Settings may be adjusted independently for circumstances where the machine is attached to a charger, when running off a battery (in the case of a laptop), or when running off a UPS (if available). Settings can also be adjusted for all four scenarios simultaneously; this is the default option, for when no usage flag is specified. Power management options can be specified for different profiles by appending -c (charger), -b (battery), -u (UPS) or -a (all) flags. The following example will set the machine to sleep after 10 minutes and sleep the display after five minutes, but only when powered by the battery.
- pmset -b sleep 10 displaysleep 5
The following command will assign slightly different power management settings for circumstances where the machine is powered by the charger. Here, the machine is set to sleep after 30 minutes and the display is set to never sleep, but only when set by the charger. Issuing both commands will not interfere with each other.
- pmset -c sleep 30 displaysleep 0
Arguments can be entered in serial form to set or modify several power management parameters with one command. The following command will set the machine to never sleep (sleep 0), enable the Sudden Motion Sensor (sms 1), set the display to sleep after 20 minutes (displaysleep 20), disable processor speed reduction (reduce 0), enable intermediate display dimness (halfdim 1), enable the machine to wake when the lid is opened (lidwake 1), prevent the system from sleeping when a tty session (such as SSH) is active (ttyskeepawake 1), disable waking the machine when the AC adapter is inserted (acwake 0), disable an automatic restart after power is removed and restored (autorestart 0), enable dynamic change of processor speed based on system load (dps 1), enable wake on modem ring (ring 1), enable wake on receipt of "magic" Ethernet packet (womp 1), and disable hard disk sleep (disksleep 0):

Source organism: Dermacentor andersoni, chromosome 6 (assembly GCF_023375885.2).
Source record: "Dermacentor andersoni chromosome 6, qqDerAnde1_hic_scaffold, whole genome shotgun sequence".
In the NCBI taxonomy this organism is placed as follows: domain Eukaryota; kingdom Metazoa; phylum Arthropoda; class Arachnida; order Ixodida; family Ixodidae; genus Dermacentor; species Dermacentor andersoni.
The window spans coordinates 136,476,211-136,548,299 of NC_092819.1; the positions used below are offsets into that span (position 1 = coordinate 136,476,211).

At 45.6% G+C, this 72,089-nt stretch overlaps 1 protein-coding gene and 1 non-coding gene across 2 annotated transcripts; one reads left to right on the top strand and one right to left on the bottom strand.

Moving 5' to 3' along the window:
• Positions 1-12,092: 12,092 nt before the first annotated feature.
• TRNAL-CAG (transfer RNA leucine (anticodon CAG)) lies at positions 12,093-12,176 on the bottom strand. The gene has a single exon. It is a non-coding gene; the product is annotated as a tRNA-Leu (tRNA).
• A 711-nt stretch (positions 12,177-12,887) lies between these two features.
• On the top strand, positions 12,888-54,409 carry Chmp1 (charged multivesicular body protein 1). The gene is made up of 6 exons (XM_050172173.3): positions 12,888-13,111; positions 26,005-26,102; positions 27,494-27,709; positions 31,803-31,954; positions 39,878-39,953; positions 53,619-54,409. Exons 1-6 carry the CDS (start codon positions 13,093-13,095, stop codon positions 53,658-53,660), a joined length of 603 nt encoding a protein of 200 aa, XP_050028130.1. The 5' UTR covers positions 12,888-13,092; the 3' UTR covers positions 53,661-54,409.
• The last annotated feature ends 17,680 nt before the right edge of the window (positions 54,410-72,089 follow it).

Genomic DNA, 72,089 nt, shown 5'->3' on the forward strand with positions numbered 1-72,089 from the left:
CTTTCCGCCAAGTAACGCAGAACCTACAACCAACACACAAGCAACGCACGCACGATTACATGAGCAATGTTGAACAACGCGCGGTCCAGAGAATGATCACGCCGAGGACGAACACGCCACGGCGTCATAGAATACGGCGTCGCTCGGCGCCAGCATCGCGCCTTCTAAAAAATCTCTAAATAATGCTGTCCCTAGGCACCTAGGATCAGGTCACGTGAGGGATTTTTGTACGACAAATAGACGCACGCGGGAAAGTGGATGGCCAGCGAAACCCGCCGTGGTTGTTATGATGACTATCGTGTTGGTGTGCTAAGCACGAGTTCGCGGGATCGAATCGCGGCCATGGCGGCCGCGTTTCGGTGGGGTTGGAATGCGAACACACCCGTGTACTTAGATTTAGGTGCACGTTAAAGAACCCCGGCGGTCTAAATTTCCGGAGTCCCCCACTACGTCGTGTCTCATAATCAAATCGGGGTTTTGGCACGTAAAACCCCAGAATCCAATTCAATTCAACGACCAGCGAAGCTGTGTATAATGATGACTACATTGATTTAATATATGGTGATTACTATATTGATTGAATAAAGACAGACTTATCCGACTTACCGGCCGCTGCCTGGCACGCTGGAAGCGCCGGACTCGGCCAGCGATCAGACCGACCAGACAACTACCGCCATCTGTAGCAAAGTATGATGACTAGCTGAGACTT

- pmset sleep 0 sms 1 displaysleep 20 reduce 0 halfdim 1 lidwake 1 ttyskeepawake 1 acwake 0 autorestart 0 dps 1 ring 1 womp 1 disksleep 0
Because the above example did not include a usage flag, the settings specified will apply to all usage scenarios. Subsequent commands that do specify a usage flag will only affect settings for that usage scenario. For instance, pmset -b sleep 10 will cause the machine to sleep after 10 minutes, but only when the battery is attached. All other settings will apply when the battery is attached, and all settings in the above example will apply when a charger or UPS is attached.
At least as of Darwin 9.4 and OS X 10.5.4 "Leopard", all changes made through pmset are saved in a persistent preferences file at /Library/Preferences/SystemConfiguration/com.apple.PowerManagement.plist. This file can be modified manually using the defaults command, but those changes will not be taken up immediately by the power management system. Manual edits of com.apple.PowerManagement.plist also stand the risk of being overwritten. The command pmset touch will reread existing settings from disk and apply them to the system.
With autopoweroff enabled the machine will got into hibernate mode even if hibernatemode is 0. The value of autopoweroffdelay may be in seconds despite the man page (for Mavericks, Nov 9, 2012) documenting it as minutes.
The pmset command is able to schedule system sleep, shutdown, wakeup or power on events. The schedule argument is for setting up one-time power events, and repeat is for setting up daily or weekly events. Scheduling of events can only be done by a privileged user.